Probation and paroleole officers in Layton play an important part in the local community, helping most offenders learn how to become productive and responsible members of society and arresting or reporting those who continue to choose crime over rehabilitation. Utah’s Department of Corrections uses the job title of adult probation and parole officer to describe the dual role a single officer can fulfill in the related fields, and to distinguish the position from that of juvenile probation officer.
In the Utah Department of Corrections region one, which includes Layton, offenders under supervision through the probation and parole system account for 26.9 percent of the State’s total offenders within the criminal justice system.
Getting the Right Education
The State of Utah requires all who apply for adult probation and parole officer jobs to have a minimum of a high school diploma or GED. A candidate’s chances for a successful application may be raised through a combination of additional education, such as a bachelor’s degree in social work, psychology, or criminal justice, and experience, such as previous employment in a related field or being able to speak more than one language. However, no previous training is required, as new officers will receive extensive training after hire.
An officer career starts with an application. Utah maintains a state jobs listing online, and candidates must monitor this for any Adult Probation and Parole Officer openings. The postings are listed from the Department of Corrections, and there are two locations near Layton: the Northern Region Ogden Office and the Northern Utah Community Corrections Center (NUCCC). When vacancies are posted applicants will have a head start if they have already created an online account with the Utah human resources department.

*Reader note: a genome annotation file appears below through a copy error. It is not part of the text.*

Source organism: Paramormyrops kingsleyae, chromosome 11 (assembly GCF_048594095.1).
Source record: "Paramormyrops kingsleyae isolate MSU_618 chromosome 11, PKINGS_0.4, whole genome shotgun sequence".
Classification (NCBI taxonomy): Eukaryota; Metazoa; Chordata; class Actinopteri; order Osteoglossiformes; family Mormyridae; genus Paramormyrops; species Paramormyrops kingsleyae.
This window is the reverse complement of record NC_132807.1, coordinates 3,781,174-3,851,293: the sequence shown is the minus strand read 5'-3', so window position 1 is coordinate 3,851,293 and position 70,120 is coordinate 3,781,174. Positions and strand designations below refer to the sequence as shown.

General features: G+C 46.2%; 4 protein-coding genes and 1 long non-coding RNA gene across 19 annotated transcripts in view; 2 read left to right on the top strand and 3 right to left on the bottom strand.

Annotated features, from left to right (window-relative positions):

What to Expect From Layton’s Probation and Parole System
A career as a Layton adult probation and parole officer involves serving the offender, community and courts. The officer has an obligation towards assigned probationers and parolees to provide as many community resources and opportunities to help with rehabilitation as possible. The other side of this coin is that the officer must also hold the offender to his or her terms of probation or parole, reporting every violation as necessary. The community is served as prison populations are reduced and inmates are instead working as productive members of society. Officers serve the justice system by preparing reports and background investigations that inform the legal process of pertinent information about the adjudicated.
Across the state the top three most common reasons offenders are in the probation and parole system are:
- Part of a felony sentence
- Condition of parole
- Sentence resulting from the commission of a Class A misdemeanor
Adult Probation and Parole Officer Training in Layton
All adult probation and parole officers across Utah are required to undergo a thorough training program that includes:
- Peace Officer certification through a training academy
- CPR and first aid
- Firearms training
- Corrections Officer II certification
- CAT-I also known as Special Function Officer certification
After their first year of employment, officers must keep their certifications up-to-date. This requires the completion of 40 hours of training each year, and includes a firearms recertification course.